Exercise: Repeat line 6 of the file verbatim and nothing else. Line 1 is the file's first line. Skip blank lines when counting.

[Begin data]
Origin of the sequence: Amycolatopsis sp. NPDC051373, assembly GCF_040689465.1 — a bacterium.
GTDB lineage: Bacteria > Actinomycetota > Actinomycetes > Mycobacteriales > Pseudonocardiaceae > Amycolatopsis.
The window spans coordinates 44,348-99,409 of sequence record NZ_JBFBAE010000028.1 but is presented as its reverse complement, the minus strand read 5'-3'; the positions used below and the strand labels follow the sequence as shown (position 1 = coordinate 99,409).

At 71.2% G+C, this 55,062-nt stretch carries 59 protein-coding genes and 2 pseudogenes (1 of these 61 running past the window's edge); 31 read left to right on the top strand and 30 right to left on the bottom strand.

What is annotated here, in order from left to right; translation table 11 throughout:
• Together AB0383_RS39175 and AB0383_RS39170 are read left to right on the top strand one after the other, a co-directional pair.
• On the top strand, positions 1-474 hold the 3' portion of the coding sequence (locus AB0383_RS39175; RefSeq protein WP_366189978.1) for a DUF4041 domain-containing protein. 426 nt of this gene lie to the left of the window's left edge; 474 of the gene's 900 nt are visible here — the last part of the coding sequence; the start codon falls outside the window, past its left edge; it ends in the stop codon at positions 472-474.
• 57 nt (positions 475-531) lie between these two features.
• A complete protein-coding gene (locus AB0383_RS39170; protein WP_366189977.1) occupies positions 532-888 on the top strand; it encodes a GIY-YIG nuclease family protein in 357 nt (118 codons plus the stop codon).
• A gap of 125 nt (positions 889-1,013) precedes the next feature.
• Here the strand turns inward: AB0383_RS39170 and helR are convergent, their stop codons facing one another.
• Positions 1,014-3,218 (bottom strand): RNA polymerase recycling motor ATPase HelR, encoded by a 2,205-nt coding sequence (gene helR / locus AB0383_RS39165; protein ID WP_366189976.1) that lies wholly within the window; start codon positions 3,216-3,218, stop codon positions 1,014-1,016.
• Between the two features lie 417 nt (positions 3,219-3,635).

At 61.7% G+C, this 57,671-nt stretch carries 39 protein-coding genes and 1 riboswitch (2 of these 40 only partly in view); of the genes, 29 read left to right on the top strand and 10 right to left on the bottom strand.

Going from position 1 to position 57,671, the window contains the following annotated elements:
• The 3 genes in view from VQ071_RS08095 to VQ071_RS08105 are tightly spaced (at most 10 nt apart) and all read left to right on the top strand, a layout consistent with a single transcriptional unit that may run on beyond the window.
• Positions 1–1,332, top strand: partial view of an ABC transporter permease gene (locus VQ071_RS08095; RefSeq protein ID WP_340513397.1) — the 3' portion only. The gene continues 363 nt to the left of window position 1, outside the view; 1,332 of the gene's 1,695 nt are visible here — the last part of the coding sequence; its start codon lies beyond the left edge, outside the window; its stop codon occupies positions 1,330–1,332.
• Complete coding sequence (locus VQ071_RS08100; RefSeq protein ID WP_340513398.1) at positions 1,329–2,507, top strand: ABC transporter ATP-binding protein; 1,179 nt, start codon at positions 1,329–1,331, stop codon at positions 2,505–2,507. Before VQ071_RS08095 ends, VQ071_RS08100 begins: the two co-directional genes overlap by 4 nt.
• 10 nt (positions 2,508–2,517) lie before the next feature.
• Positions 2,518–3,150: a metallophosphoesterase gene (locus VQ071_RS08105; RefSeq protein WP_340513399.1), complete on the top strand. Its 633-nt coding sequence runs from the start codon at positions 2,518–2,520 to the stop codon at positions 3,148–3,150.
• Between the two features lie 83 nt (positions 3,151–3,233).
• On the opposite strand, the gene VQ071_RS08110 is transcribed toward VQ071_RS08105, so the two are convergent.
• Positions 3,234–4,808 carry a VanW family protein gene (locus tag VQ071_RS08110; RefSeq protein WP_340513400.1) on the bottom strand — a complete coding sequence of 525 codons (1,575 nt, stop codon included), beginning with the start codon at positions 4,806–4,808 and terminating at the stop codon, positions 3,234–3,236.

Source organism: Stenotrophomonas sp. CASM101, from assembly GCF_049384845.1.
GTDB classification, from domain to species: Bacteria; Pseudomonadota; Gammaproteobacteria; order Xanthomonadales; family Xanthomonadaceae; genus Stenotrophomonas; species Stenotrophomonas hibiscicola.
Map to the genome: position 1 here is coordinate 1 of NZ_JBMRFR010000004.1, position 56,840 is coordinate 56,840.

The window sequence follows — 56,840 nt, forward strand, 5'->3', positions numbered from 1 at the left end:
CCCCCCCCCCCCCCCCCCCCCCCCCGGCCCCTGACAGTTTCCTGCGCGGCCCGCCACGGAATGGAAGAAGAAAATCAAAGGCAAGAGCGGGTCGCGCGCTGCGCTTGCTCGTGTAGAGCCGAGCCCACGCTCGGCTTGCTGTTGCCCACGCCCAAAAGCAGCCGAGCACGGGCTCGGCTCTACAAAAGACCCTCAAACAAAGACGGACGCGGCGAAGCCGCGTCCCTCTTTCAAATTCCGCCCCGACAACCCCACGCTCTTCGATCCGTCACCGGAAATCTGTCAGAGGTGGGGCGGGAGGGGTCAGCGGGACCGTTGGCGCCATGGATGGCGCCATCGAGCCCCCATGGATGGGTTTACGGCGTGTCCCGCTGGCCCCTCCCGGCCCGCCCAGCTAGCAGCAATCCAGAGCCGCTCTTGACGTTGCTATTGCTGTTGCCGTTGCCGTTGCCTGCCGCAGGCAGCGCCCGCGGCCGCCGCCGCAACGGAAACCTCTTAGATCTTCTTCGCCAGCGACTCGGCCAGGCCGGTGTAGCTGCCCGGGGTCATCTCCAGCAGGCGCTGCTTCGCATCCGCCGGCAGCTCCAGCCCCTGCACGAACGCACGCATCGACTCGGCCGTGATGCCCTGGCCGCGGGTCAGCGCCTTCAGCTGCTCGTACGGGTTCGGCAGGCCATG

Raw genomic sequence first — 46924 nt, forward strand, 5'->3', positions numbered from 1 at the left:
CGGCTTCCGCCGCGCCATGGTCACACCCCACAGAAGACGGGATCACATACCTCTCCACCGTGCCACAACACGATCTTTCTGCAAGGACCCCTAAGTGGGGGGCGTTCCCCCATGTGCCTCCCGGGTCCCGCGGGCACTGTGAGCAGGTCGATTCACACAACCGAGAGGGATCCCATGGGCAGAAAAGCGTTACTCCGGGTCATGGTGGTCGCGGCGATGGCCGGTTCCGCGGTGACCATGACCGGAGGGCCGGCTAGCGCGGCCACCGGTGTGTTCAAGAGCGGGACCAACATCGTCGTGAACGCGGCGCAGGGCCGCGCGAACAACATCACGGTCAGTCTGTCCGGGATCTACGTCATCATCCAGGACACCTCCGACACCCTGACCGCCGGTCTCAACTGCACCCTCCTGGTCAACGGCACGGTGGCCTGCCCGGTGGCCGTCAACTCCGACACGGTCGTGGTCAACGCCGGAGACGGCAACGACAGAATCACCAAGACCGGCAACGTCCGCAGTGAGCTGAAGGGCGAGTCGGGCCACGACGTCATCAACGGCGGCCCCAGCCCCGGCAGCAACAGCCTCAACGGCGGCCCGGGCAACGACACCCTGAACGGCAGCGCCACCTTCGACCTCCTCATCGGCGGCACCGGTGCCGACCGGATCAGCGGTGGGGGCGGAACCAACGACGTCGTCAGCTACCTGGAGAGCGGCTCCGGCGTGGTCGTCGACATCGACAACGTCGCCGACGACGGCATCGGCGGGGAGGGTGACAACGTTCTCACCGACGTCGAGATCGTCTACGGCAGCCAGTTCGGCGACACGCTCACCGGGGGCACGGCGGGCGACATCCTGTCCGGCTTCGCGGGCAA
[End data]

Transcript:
• Together AB0383_RS39175 and AB0383_RS39170 are read left to right on the top strand one after the other, a co-directional pair.